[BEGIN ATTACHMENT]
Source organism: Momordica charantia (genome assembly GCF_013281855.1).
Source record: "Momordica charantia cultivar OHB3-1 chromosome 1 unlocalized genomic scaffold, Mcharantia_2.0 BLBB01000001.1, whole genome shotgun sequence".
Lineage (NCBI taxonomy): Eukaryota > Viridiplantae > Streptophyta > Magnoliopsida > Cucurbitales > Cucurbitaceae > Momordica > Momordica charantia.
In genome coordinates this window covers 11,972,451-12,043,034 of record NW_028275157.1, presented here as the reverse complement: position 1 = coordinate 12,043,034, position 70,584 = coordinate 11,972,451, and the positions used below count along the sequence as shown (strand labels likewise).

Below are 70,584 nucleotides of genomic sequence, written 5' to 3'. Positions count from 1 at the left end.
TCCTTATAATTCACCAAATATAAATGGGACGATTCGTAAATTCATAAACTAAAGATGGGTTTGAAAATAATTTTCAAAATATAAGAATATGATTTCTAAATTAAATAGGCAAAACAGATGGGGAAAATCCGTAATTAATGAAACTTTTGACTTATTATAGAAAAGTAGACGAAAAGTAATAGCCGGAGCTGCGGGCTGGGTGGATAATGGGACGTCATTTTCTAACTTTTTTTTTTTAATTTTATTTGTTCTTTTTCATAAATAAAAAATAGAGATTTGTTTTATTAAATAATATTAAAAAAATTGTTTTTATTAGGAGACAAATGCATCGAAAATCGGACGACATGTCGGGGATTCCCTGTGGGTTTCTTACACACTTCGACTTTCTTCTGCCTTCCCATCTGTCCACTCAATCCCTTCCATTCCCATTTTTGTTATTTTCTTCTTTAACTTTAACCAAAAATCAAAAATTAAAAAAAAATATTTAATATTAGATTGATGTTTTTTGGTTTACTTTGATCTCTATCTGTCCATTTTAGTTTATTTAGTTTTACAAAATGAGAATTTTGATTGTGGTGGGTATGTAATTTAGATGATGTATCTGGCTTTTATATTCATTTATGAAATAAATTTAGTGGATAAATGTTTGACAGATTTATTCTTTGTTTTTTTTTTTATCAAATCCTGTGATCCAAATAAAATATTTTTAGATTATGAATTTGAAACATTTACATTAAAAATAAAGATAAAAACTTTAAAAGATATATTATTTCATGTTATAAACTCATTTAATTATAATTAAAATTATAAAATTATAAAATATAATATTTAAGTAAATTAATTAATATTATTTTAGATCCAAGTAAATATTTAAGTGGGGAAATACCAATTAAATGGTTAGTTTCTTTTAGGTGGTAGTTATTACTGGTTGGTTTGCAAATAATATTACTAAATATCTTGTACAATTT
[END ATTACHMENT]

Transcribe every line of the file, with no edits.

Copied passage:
Source organism: Momordica charantia (genome assembly GCF_013281855.1).
Source record: "Momordica charantia cultivar OHB3-1 chromosome 1 unlocalized genomic scaffold, Mcharantia_2.0 BLBB01000001.1, whole genome shotgun sequence".
Lineage (NCBI taxonomy): Eukaryota > Viridiplantae > Streptophyta > Magnoliopsida > Cucurbitales > Cucurbitaceae > Momordica > Momordica charantia.
In genome coordinates this window covers 11,972,451-12,043,034 of record NW_028275157.1, presented here as the reverse complement: position 1 = coordinate 12,043,034, position 70,584 = coordinate 11,972,451, and the positions used below count along the sequence as shown (strand labels likewise).

Below are 70,584 nucleotides of genomic sequence, written 5' to 3'. Positions count from 1 at the left end.
TCCTTATAATTCACCAAATATAAATGGGACGATTCGTAAATTCATAAACTAAAGATGGGTTTGAAAATAATTTTCAAAATATAAGAATATGATTTCTAAATTAAATAGGCAAAACAGATGGGGAAAATCCGTAATTAATGAAACTTTTGACTTATTATAGAAAAGTAGACGAAAAGTAATAGCCGGAGCTGCGGGCTGGGTGGATAATGGGACGTCATTTTCTAACTTTTTTTTTTTAATTTTATTTGTTCTTTTTCATAAATAAAAAATAGAGATTTGTTTTATTAAATAATATTAAAAAAATTGTTTTTATTAGGAGACAAATGCATCGAAAATCGGACGACATGTCGGGGATTCCCTGTGGGTTTCTTACACACTTCGACTTTCTTCTGCCTTCCCATCTGTCCACTCAATCCCTTCCATTCCCATTTTTGTTATTTTCTTCTTTAACTTTAACCAAAAATCAAAAATTAAAAAAAAATATTTAATATTAGATTGATGTTTTTTGGTTTACTTTGATCTCTATCTGTCCATTTTAGTTTATTTAGTTTTACAAAATGAGAATTTTGATTGTGGTGGGTATGTAATTTAGATGATGTATCTGGCTTTTATATTCATTTATGAAATAAATTTAGTGGATAAATGTTTGACAGATTTATTCTTTGTTTTTTTTTTTATCAAATCCTGTGATCCAAATAAAATATTTTTAGATTATGAATTTGAAACATTTACATTAAAAATAAAGATAAAAACTTTAAAAGATATATTATTTCATGTTATAAACTCATTTAATTATAATTAAAATTATAAAATTATAAAATATAATATTTAAGTAAATTAATTAATATTATTTTAGATCCAAGTAAATATTTAAGTGGGGAAATACCAATTAAATGGTTAGTTTCTTTTAGGTGGTAGTTATTACTGGTTGGTTTGCAAATAATATTACTAAATATCTTGTACAATTT